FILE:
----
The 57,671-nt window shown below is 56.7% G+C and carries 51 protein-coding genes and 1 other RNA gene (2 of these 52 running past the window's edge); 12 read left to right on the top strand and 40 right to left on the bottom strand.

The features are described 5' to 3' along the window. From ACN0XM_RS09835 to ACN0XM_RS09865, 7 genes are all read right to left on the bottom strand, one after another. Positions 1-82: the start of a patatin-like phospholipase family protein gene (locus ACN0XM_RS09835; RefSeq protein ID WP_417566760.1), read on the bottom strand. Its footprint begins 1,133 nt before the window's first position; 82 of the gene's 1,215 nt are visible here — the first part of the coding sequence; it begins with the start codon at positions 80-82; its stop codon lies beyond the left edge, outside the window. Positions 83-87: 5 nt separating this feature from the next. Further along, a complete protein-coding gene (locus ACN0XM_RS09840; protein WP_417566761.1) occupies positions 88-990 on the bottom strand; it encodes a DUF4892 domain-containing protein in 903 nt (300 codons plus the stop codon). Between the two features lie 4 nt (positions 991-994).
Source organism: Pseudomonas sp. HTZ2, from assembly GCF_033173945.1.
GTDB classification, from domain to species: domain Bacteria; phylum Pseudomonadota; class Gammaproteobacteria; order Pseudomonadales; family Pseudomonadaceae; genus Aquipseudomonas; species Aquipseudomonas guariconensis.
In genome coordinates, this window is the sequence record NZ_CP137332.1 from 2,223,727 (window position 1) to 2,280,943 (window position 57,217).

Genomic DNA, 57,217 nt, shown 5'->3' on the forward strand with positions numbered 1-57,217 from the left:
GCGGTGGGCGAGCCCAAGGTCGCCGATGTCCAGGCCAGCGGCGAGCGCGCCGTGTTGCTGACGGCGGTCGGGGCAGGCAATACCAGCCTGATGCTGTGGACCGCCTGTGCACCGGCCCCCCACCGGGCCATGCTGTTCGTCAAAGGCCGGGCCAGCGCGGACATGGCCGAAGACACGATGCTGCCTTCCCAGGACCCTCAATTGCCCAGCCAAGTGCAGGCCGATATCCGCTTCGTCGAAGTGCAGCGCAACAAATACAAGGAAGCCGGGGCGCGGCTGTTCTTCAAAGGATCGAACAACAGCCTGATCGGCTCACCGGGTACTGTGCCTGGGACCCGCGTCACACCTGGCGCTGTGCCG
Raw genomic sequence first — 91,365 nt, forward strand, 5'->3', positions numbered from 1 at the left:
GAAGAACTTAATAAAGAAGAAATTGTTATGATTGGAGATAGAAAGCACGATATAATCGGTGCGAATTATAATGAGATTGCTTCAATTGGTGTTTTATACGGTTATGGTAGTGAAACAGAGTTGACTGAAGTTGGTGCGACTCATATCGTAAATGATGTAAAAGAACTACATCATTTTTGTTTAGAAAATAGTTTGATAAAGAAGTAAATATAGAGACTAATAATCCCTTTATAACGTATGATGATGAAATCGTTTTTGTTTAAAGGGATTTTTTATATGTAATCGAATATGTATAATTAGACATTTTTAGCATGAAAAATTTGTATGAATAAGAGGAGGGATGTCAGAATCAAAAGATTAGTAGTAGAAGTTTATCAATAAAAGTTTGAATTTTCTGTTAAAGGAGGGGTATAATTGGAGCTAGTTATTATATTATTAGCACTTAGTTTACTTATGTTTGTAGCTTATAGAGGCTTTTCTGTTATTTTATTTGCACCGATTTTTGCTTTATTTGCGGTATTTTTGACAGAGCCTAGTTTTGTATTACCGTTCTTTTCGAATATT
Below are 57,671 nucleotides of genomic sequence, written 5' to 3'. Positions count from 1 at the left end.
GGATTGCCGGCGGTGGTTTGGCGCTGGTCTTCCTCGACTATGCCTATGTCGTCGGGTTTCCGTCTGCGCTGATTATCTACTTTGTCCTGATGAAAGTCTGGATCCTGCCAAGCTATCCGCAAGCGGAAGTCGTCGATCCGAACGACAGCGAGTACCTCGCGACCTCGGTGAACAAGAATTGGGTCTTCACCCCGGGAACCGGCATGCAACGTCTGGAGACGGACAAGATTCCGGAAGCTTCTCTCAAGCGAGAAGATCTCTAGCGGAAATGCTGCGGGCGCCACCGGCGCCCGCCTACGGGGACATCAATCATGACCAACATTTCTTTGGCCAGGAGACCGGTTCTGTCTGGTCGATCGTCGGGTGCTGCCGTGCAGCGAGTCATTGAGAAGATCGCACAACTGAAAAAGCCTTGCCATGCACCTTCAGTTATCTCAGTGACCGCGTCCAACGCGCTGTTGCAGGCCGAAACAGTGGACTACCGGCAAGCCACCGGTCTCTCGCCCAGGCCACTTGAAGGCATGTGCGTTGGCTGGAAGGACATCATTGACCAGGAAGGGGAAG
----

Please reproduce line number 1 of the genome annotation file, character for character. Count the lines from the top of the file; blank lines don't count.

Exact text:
The 57,671-nt window shown below is 56.7% G+C and carries 51 protein-coding genes and 1 other RNA gene (2 of these 52 running past the window's edge); 12 read left to right on the top strand and 40 right to left on the bottom strand.